February 6, 2014 at 1:41 pm

Fire to iPhone Theme: The Technological Human

College of Arts & Sciences faculty are tackling the challenges of the 21st century by building interdisciplinary and team-taught courses around a new set of curricular themes.

From Fire to iPhones, human beings have always engaged in developing new technologies to improve their work, quality of life and relationships with others.

“Our culture speaks of ‘technology’ as though it describes the most cutting-edge digital inventions. And it does. But technology itself is nothing new. Humans have been developing new technologies throughout our history,” says Dr. Rosemary Rossiter, Professor and Chair of Economics and coordinator of the Fire to iPhone curricular theme.

“This theme, through a variety of disciplines, traces progressions of key technologies across human history and critically investigates how those technologies have shaped society in the past and how new technologies might shape our future,” she says. From written language to the book to the telephone to GIS, students in the Technological Human theme will explore questions such as:

  • How and why do we create technologies?
  • Why and in what contexts do we choose certain technologies?
  • How have technologies (e.g. Twitter, texting) changed the ways we read, write, and communicate?
  • What ethical dilemmas arise with the emergence of WikiLeaks and other hacker whistle-blowing?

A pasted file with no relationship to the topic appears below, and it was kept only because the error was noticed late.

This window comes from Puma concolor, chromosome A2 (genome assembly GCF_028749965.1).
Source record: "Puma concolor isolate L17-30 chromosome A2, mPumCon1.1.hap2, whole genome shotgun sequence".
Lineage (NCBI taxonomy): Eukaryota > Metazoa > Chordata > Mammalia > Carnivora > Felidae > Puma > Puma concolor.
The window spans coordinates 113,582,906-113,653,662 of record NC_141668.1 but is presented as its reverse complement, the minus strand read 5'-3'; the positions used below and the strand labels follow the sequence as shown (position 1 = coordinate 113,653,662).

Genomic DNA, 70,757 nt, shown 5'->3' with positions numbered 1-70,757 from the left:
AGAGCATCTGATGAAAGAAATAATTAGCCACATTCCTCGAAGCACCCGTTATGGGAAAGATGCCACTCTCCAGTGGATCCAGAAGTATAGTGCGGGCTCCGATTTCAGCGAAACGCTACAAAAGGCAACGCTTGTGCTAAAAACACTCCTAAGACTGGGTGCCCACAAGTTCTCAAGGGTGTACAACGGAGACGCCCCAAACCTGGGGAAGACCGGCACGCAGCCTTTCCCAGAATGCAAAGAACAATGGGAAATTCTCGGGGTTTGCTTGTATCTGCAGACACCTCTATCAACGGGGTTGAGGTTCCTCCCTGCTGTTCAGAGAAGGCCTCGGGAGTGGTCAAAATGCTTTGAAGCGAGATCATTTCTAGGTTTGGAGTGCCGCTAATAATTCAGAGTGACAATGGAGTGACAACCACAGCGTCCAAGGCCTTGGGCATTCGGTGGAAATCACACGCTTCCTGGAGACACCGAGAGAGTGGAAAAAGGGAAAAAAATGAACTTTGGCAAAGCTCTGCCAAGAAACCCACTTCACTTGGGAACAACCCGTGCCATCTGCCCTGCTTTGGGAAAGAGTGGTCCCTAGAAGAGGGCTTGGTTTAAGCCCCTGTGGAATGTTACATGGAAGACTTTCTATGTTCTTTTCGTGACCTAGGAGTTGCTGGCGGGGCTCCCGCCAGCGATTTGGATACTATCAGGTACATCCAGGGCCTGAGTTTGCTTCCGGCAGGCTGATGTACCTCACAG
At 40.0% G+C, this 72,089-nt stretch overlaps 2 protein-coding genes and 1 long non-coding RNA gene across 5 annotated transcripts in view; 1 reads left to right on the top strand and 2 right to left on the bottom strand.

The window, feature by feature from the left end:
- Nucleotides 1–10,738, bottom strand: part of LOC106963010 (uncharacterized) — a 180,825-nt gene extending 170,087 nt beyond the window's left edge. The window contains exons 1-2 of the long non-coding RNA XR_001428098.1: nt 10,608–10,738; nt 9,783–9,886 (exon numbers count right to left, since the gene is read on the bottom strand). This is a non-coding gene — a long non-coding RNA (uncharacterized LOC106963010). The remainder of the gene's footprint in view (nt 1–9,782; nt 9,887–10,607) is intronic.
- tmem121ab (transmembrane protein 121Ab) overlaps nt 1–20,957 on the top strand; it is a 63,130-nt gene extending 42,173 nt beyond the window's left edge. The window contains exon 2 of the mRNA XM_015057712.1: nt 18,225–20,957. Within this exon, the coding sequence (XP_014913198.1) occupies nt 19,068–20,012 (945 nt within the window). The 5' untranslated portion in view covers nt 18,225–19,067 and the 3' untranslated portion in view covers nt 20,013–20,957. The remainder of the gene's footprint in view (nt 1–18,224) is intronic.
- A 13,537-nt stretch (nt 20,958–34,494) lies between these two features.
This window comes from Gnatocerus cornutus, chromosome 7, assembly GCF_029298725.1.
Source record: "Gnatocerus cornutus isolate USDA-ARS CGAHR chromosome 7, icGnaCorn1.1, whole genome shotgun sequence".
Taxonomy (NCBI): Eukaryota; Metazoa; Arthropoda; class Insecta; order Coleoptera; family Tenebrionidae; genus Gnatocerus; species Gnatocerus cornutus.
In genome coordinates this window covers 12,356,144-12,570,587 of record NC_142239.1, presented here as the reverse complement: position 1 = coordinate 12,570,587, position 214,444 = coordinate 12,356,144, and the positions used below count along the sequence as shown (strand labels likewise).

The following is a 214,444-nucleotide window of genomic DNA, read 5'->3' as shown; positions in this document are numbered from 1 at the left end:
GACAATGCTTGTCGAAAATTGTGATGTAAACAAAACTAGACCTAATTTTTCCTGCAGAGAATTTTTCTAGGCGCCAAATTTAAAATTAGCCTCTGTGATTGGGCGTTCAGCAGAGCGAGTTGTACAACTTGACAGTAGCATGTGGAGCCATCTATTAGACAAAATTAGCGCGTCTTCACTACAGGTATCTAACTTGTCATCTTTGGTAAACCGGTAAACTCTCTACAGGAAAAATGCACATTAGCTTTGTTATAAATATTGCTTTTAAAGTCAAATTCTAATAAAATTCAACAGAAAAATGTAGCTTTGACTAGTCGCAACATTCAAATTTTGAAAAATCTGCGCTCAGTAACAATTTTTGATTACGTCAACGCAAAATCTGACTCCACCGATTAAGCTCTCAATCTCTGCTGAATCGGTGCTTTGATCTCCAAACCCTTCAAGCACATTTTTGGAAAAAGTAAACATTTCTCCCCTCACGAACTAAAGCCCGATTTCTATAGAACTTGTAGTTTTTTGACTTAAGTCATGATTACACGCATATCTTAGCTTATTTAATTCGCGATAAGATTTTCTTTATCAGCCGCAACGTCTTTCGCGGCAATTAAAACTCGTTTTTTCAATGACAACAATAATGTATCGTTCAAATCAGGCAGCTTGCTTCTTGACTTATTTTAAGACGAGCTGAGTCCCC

• How is technology blurring the boundaries between human and machine being? Is our immersion in technology transforming us into cyborgs?
  • How does our culture construct technology, and how does that shape what we do with it?
  • How is computer technology, such as drones, transforming warfare? For good or ill?
  • What futures imagined in science fiction have become reality? How might speculative fiction help us to make decisions about using technology?
  • How do GPS and other invasive technologies generate new ethical questions for society?
  • How do technologies shape our workplaces, living spaces, and economies?
  • How does a technology develop from a far-fetched idea to that glowing device you’re holding in your hand? What technologies might be next?
  • How do race and class influence access to digital technology?
  • How are technologies shaping your identity?
  • Who “owns” a text, song, or game? Does ownership change when it’s remixed, say, in fan fiction? Or when the “property” is open source? In what ways does intellectual property law constrain creativity?
  • Has technology doomed us? Can it save us?

Steering Committee Members

  • Sherrie Gradin, English
  • Lynne Lancaster, Classics
  • Talinn Phillips, English
  • Rosemary Rossiter, Economics
  • Gaurav Sinha, Geography
  • Eric Stinaff, Physics

Other Committee Members

  • Jeff Giesey, Engineering
  • Joseph Lee, Linguistics
  • Ghirmai Negash, English
  • Luke  Pattaway, Management
  • David Rosenthal, Plant Biology
  • David Sharpe, English

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